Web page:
The Chinese People’s Liberation Army is considering setting up an air defense identification zone that would overlap with Japan’s over the East China Sea — a move that is likely to heighten tensions between the countries — according to an internal Chinese military document. An ADIZ serves as a national defense perimeter that triggers fighter scrambles when foreign aircraft enter the zone without prior notification. The zones are set up outside national airspace to prevent incursions by suspicious aircraft.
For nearly two hours were attacking exercises against Sweden, Poland and the Baltic states of five Russian planes, including two bombers that were detected via radar as they flew out of the Gulf of Finland. – I think the purpose was to practice the strategic bombers, to carry out various types of attacks, and it is not impossible that they also wanted to highlight the Russian presence in the southern Baltic, says Anders Persson, acting flight tactical commander in the Armed Forces to SVT .
On the list of U.S. military priorities, Africa has always ranked right smack at the bottom. Now that appears to be changing. As Eric Schmitt recently reported in the New York Times, “thousands of soldiers once bound for Iraq or Afghanistan are now gearing up for missions in Africa.” Before the gearing up proceeds much further, Americans might want to ask a few questions. Chief among them are these: Why the sudden shift in priorities? What’s the aim? Who stands to benefit? What risks does the militarization of U.S. policy in Africa entail?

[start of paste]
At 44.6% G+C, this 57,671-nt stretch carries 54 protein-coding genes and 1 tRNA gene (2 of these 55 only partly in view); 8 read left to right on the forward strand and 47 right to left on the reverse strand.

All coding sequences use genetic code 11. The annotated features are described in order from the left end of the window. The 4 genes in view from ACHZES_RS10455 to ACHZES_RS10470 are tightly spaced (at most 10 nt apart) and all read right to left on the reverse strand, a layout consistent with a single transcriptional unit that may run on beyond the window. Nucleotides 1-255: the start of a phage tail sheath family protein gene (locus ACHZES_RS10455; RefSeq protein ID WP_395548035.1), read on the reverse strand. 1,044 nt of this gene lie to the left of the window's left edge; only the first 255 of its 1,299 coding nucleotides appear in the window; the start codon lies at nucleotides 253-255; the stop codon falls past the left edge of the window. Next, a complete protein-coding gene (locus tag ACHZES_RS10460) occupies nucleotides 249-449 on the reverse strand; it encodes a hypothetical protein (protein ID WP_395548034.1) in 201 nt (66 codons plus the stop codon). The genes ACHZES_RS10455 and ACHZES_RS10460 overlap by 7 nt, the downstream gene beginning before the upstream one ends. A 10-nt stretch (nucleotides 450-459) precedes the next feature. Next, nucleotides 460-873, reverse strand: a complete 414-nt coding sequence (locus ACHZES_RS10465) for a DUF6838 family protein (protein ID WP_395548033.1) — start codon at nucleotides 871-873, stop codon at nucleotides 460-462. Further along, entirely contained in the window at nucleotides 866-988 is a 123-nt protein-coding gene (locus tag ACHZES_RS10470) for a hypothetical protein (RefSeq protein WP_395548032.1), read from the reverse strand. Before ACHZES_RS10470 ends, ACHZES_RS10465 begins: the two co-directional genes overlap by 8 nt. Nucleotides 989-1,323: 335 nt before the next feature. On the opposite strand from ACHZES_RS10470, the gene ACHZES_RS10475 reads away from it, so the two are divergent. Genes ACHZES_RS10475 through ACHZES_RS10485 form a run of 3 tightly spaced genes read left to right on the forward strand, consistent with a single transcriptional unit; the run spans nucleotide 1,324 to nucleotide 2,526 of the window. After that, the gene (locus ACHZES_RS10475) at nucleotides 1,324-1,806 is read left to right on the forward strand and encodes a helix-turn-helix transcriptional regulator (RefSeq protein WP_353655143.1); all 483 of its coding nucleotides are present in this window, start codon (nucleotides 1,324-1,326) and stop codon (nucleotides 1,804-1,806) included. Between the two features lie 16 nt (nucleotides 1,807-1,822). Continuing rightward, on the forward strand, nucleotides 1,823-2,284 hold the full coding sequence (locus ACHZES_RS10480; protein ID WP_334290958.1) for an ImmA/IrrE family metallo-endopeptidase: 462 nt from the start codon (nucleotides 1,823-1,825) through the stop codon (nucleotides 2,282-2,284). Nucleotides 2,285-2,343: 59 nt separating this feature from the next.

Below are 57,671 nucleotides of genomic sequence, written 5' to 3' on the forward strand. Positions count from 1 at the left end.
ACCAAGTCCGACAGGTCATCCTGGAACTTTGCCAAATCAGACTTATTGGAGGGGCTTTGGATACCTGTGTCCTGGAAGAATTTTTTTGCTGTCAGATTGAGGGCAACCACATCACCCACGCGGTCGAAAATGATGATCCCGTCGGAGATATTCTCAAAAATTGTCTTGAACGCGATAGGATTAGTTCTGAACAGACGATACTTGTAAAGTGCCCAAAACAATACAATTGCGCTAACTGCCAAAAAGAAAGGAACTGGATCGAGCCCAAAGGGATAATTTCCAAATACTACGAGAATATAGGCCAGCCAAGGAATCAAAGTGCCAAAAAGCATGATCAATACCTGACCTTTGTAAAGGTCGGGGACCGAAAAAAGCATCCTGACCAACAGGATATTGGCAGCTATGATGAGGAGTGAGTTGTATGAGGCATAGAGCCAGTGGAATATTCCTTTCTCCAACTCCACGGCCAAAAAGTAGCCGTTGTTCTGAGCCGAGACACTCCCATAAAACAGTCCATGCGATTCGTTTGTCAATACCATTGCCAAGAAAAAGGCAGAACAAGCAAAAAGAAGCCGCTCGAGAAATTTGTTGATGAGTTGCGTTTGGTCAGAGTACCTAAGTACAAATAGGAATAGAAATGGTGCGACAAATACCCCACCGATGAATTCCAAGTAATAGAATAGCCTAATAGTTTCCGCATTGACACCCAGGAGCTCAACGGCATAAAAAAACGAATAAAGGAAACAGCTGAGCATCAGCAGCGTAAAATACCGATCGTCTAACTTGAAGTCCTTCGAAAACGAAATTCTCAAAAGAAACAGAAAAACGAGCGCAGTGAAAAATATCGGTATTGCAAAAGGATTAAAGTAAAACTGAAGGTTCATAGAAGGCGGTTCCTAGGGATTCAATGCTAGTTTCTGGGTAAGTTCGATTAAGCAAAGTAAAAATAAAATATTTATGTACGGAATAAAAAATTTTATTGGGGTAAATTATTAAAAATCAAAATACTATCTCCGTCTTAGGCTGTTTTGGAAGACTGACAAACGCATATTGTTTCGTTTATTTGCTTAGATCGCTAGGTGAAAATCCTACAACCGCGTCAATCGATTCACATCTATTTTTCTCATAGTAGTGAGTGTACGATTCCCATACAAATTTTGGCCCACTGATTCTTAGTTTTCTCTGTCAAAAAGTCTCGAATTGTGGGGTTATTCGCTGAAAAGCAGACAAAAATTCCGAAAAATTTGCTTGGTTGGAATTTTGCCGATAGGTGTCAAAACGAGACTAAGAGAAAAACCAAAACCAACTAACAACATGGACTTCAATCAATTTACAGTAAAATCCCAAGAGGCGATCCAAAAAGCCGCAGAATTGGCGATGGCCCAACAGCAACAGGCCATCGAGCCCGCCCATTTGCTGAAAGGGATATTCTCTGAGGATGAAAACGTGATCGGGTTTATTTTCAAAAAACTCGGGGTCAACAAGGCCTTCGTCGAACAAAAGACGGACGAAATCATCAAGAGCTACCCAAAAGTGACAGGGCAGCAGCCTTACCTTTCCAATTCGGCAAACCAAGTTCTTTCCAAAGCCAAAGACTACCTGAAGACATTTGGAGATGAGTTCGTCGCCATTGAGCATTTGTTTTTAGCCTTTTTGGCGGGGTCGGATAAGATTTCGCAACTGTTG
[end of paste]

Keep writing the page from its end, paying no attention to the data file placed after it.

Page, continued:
Mon Dieu! An unexpected ‘invasion’ of 50 French military vehicles caught Plymouth police and the Royal Navy by surprise and brought chaos to the city’s roads. As well as the usual fireworks, Bonfire Night in Plymouth also saw the French army hit our beaches… and immediately call Devon and Cornwall Police for help. It has been 610 years since French soldiers last hit our shores and since then the French and Plymouth have had an Entente Cordiale relationship. However, things were less than cordial last night as the 50 French military vehicles clogged up the city’s roads and left motorists enraged.
Ukraine’s state-controlled arms exporter, Ukrspecexport SC, has begun delivering the upgraded T-72 main battle tanks and related parts to the Ethiopian military. According to local sources gathered by Sudan Tribune, the Ethiopian military has taken delivery of a first group of 16 T-72 Tanks which recently arrived at Djibouti port. The delivery is said to be part of the 2011 deal signed between Ethiopia’s defence ministry and the Ukrainian arms firm to purchase 200 T-72 tanks at a cost of $100 million.